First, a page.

Everyone but me probably watched Oprah yesterday to learn the winner. But I don't have TV so I went on-line to when I got home from work last night. That's not the recipe I would have picked, but, then, I don't much care for sweets.

There were many great contestants and some wonderful dishes. Who would ever think of putting a refrigerated biscuit into a waffle iron, or of using the outside of a muffin tin to shape a cup?

All their recipes are in Pillsbury"s 100 Winning Recipes cookbook, just out and available at supermarkets for $5.

I have to encourage everyone who cooks and is the least bit creative to enter the 45th Bake-Off set for 2012. Rules, which require the use of certain Pillsbury products, change slightly from year to year but I expect they'll be out by spring and we'll let you know. Finalists usually have a deadline a year before the Bake-Off, and are notified by September whether they'll be finalists in April 2012.

I met some pretty dedicated home cooks while in Orlando this time... and you can meet some of them here in my videos. I asked many of them for their cooking tips and am sharing one of the best with you.

The Apricot Sour Cream Tea cookies made by Margaret Parsons were brilliant.

David DeMatteo of Blue Bell, Pennsylvania, was from a long line of Pillsbury finalists and had the drill down as a science. His mom was there twice, his grandmother once and when his brother was a finalist a couple of years ago, David came along to see how things worked.

I thought Bridget Ulrich was a great good sport, coming to cook at the finals just two weeks before her due date as a first time mom. She prepared her Jumbo Burger Cups with grace and style.

Monday, April 12, 2010

Bake-Off scuttlebutt & cooking

The $1 million winner of the 44th Pillsbury Bake-Off will be announced Wednesday on the Oprah Winfrey Show.

Many of the assembled food editors are grumbling, because they"ll have only the names of the four finalists when they put their Wednesday food sections to bed on Tuesday night. Scuttlebutt has it that The Food Network is apparently boycotting the Bake-Off because of that decision just two weeks ago to give Oprah the scoo .

The Food Network was a huge presence at the last Bake-Off - in 2008 in Dallas - but was nowhere to be seen on the competition floor Monday. No one is saying why officially, but several food editors admitted they almost canceled when they learned the news.

Some of the assembled food editors have been to more than a dozen Bake-Offs and a few have even served as judges. For each Bake-Off Pillsbury chooses 12 judges from among the country's food professionals. A few of them noted that familiar Pillsbury faces from past Bake-Offs also are missing this year.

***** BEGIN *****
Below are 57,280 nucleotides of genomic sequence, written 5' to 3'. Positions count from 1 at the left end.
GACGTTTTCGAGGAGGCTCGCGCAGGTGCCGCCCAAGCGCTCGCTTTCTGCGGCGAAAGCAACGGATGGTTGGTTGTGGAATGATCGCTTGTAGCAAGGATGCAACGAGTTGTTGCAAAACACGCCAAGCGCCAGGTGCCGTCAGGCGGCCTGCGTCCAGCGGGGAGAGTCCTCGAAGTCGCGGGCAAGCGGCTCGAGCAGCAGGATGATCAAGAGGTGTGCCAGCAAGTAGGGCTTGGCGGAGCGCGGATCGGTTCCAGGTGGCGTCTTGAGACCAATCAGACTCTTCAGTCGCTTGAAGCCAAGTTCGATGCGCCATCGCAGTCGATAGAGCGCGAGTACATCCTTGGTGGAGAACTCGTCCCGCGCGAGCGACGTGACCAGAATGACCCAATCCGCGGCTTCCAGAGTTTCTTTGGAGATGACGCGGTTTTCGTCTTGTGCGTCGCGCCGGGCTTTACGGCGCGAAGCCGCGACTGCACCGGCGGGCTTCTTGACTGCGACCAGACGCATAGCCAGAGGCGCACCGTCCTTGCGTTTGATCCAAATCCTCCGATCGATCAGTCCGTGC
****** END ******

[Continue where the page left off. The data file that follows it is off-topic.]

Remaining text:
But the competition itself ran like a well-oiled machine on Monday, when the 100 finalists began cooking their prize-winning recipes at 8 a.m. and finished up at noon. They worked at 100 identical mini kitchens, each supplied with the ingredients and utensils called for in their recipes. They shared refrigerators and volunteers, many from the Pillsbury offices in Minneapolis carried away dirty pans and took their dishes for refrigeration when needed.

Pillsbury executives and other employees helped contenders get their creations to the refrigerator for the cooling process, carried away the dirty dishes and helped when competitors weren't familiar withfood processors or other equipment .

We caught up with Steve Hiller, Pillsbury Vice President for research and development as he was bussing away dirty pans for contestants. "We do what ever is needed," he said. "This is the third time I've worked a Bake-Off and every one is a lot of fun."

Here in Northeast Ohio we're cheering for Linda Bibbo of Bainbridge Township, who is a finalist for the second time. Contenders can cook their way to be among the top 100 finalists three different times, and then they retire for life. The Bake-Off began in 1949 and in recent years has taken place every other year.

Yolanda Sue Bowser, who was listed as being from Solon, is actually from Parkman. She works on the bun-slicing line at Schwebel's in Solon, which is probably why she slipped under our radar as a local contender. Her Chocolate-Cherry-Pistachio Brownies are in the Sweet Treats category.

But winning is nothing new to Sue, as she prefers to be called. She once won dinner with the mayor for painting she did and she won a sailboat in a dance contest.

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Sunday, April 11, 2010

Stylishly simple spring parties

Colin Cowie , who gives parties for a living, shared some of his food, drink and decorating ideas for spring and summer in a dazzling presentation for food writers, who surrounded him like a group of star-struck girls when he was done.

The South African born Cowie came to this country at the height of apartheid, naively intending to "do something" in Hollywood. "I had $400 and two suits to my name," he recalled.

Strictly by accident, he encountered the people planning a wedding for Playboy's Hugh Hefner. "It was awful," he said of the concept. " The world's most eligible bachelor should be heralded with trumpets and fanfare, champagne and caviar instead of a taco bar." He told them his ideas, and the rest is history.

Since then he's put together events for the rich and famous, including one party that cost more than $10 million to give. Last week he was in Washington. D.C. at the height of the Cherry Blossom Festival putting together a party for the ambassador to Abu Dhabi.

His slide show clearly showed his concepts of food as theater and keeping things simple so the host and hostess can enjoy their guests rather than be confined to the kitchen. He showcased a gazpacho party for summer in which guests select their ingredients from glass bowls and pour the gazpacho over them from a pitcher.